Brown did some work on the West Coast with different configurations, and in 1955...well, if you
could go back in time to the 1955 Newport Jazz Festival, just so you could catch the now-legendary Miles jam session / audition for George Avakian, you might have missed another remarkable jam session -- Brubeck and Desmond with Clifford Brown, Chet Baker and Gerry Mulligan. "Tea for Two" was captured from that session, and it's not the greatest recording quality, but still....

Rollins joined the quintet in 1955, replacing Harold Land, and they were able to record, in February and March, for both EmArcy and Prestige. The EmArcy recordings mixed standards and originals by Brown; this one has three standards and two Rollins originals.

Both of the two originals have become jazz standards, with "Valse Hot," in particular, now a favorite of a newer, 21st century generation of jazz musicians. There aren't all that many jazz waltzes--Bill Evans's "Waltz for Debbie" is one that springs to mind, and of course John Coltrane's reworking of "My Favorite Things."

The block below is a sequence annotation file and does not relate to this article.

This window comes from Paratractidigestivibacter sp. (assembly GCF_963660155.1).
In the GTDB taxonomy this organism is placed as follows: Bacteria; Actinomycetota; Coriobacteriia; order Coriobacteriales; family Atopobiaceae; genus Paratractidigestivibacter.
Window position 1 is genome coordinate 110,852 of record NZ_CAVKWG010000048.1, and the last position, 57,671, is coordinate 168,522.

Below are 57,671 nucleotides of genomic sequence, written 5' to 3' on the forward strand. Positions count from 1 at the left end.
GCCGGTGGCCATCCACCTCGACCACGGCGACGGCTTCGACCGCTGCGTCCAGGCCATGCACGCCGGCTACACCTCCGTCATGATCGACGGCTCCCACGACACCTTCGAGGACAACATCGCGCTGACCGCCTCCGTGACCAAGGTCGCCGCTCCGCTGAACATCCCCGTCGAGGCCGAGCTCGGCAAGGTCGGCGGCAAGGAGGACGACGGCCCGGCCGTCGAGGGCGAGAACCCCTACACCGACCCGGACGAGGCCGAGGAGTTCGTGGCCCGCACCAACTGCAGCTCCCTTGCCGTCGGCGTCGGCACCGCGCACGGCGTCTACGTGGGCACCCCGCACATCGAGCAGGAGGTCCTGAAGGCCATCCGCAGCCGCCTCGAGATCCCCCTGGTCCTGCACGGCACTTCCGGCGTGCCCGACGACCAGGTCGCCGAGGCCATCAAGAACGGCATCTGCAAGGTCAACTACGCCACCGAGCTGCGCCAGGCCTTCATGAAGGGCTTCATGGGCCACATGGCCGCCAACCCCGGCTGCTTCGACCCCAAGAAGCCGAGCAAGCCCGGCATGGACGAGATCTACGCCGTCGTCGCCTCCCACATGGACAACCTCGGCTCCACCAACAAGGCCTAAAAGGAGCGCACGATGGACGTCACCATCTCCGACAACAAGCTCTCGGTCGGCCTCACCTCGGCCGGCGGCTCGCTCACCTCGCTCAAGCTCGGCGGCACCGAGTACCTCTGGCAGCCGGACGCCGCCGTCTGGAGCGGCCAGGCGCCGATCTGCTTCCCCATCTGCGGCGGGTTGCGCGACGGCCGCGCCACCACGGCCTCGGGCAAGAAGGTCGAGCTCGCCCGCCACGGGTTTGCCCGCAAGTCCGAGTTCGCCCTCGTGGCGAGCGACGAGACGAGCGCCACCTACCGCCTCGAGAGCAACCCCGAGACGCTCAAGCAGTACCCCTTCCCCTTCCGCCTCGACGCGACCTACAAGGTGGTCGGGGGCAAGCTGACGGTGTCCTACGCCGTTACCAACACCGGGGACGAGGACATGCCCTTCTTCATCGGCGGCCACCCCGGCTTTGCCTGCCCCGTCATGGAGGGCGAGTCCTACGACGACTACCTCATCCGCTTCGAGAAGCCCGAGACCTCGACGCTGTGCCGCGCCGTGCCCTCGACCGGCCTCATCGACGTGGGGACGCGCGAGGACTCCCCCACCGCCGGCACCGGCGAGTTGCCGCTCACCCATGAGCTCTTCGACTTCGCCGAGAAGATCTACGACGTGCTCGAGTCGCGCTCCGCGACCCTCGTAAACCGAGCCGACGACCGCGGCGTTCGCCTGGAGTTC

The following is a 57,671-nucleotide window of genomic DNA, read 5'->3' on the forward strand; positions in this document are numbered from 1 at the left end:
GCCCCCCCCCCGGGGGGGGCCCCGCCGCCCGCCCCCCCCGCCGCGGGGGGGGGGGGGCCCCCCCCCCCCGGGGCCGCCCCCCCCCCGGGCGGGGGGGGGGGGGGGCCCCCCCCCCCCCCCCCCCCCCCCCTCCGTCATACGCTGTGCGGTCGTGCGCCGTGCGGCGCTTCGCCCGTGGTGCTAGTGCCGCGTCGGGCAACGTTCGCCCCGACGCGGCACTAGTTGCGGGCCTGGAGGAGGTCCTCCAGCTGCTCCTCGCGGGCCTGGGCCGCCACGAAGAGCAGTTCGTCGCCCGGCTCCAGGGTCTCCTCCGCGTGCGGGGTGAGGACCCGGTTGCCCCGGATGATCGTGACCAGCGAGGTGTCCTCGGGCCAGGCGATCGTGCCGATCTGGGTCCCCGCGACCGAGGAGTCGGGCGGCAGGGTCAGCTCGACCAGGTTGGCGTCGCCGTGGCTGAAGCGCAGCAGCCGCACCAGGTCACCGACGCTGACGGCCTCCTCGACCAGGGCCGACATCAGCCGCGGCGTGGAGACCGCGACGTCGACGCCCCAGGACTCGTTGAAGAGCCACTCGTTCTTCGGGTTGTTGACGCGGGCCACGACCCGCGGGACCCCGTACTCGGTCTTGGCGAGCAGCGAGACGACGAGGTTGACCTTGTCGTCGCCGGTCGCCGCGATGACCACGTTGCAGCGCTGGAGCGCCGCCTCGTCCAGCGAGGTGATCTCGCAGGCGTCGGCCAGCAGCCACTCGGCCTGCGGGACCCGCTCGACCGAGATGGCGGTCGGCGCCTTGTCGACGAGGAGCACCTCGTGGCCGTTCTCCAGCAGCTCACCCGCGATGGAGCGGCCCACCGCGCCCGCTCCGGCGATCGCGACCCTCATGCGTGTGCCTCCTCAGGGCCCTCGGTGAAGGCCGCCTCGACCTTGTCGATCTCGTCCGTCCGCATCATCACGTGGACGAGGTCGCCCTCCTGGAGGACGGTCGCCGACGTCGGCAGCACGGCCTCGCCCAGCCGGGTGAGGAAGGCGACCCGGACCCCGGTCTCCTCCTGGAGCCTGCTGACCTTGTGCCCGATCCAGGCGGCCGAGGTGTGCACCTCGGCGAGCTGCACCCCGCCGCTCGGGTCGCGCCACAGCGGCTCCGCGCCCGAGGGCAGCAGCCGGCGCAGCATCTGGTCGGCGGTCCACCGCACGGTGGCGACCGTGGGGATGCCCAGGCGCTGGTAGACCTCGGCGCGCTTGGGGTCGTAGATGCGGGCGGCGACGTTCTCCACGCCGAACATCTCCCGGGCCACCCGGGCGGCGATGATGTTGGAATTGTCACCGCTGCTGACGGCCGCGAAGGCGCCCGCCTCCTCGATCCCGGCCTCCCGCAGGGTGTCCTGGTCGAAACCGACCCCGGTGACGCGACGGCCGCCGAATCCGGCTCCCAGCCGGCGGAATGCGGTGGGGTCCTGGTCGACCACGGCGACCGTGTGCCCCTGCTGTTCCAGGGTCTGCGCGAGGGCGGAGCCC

"Pent-Up House" seems to have become a favorite of gypsies, with Stephane Grappelli and the gypsy jazz contemporaries, The Rosenberg Trio. Tito Puente has also recorded a version that burns down the house. But this pent-up house was certainly made for burning, as is made abundantly clear in this original version. Rollins and Brown trade blistering solos, and there's plenty of room for Richie Powell to stretch out as well -- and Max Roach, whose solos throughout the session are a reminder of how great jazz drumming can be, and also how far recording engineering has come.

Of the standards, "Count Your Blessings" is an interesting choice. It's an Irving Berlin song, from his latter years--written in 1954 for the movie White Christmas (the remake of Holiday Inn), it was a hit for Eddie Fisher, in a thoroughly schmaltzy version. Berlin was no stranger to sentimentality, and he pulls out most of the stops in this one.